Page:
UConn student Spencer Borden traveled to North Dakota over Thanksgiving break to cover the protests at Standing Rock for an investigative piece in a journalism course.
Police used water cannons, rubber bullets, pepper spay and flash grenades against those protesting the North Dakota Access Pipeline on the night of Nov. 21.
Protestors gathered at a bridge near the Standing Rock Sioux Indian Reservation that had been blocked off by burned trucks. On one side of the barricade were the ones protesting the Dakota Access Pipeline, those who call themselves “Water Protectors.” On the other side were police, fire trucks and National Guard soldiers. On the night of Nov. 21, Water Protectors walked to the blocked off bridge on Highway 1806 that runs parallel to the Standing Rock Reservation. Once the Protectors reached the blockade and barbed wire, they began their traditional style of protest. They sang songs, played instruments and prayed. People and tribes from all over the world have come to join the people of Standing Rock in their effort to keep the sacred grounds and water source intact and safe. Native American tribes throughout the country have traveled there as well, including members from all six of Connecticut’s Native American tribes.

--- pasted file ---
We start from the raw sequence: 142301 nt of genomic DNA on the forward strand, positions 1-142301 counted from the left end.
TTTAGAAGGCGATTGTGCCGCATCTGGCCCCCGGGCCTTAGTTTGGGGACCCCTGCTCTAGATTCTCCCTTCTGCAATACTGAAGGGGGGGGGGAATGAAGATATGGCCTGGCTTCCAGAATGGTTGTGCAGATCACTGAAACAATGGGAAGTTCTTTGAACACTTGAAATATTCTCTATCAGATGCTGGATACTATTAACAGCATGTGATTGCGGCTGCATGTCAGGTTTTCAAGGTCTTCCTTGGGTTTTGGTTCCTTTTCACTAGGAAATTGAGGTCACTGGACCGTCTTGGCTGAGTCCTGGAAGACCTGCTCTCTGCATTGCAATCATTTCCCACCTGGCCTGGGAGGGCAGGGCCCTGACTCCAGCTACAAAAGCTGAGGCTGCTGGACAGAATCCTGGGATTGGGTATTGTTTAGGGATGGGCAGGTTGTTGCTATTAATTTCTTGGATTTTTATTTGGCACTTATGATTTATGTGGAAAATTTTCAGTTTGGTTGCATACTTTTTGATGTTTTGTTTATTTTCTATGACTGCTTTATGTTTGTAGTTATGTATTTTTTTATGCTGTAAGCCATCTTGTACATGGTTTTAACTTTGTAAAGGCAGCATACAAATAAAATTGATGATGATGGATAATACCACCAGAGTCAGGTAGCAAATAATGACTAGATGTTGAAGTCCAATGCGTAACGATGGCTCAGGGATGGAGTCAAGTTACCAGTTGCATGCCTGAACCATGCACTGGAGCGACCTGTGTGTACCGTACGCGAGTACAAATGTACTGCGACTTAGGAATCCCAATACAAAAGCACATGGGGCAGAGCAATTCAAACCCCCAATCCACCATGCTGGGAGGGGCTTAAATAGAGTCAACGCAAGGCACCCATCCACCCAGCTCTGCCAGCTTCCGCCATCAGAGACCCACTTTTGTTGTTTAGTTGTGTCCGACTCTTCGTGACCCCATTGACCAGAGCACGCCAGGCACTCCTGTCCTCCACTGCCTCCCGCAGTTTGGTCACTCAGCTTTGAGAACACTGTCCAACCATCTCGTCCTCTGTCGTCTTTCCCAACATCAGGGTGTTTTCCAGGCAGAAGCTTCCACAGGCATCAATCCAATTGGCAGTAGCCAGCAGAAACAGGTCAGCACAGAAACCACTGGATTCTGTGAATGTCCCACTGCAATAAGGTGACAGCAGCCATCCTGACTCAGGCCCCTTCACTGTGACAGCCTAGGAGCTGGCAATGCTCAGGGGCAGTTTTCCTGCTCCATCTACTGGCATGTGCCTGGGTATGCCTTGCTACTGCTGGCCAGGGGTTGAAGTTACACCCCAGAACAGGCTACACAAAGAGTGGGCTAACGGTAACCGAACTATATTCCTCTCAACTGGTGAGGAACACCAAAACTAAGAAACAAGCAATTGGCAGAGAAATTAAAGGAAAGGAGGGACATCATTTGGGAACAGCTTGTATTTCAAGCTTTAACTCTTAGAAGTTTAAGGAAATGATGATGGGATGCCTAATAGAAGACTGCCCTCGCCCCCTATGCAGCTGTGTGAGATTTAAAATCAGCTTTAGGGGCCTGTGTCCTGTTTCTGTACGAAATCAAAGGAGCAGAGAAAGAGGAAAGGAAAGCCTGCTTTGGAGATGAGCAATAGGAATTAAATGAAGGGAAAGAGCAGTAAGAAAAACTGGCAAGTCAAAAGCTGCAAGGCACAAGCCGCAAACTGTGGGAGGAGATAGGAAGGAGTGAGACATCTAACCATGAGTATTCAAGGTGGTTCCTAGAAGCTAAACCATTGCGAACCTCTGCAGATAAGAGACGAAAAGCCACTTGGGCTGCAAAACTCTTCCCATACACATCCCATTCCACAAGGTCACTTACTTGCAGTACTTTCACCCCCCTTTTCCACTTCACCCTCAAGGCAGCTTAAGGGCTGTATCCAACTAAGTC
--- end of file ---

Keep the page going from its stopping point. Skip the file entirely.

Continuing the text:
“I’m a common man; not any better than anyone else. I’m mixed blood; Chickasaw, European and a little bit of African,” Shayne Christen said.
Christen is a 66-year-old man who left his farm and wife in southern Oregon to join the cause. He was on the bridge the night of the 21st. On the morning of Wednesday, the 23rd, Shayne sat in his tipi and rolled a cigarette.
“I feel traumatized. I was watching people develop icicles on their heads while they were being sprayed. The man right next to me was hit twice with rubber bullets,” Christen said through tears. “To see the man in the water cannon laughing about spraying water on women and men in 23 degree weather…It’s disheartening. I really do believe in the power of prayer. I’ve seen miracles happen.”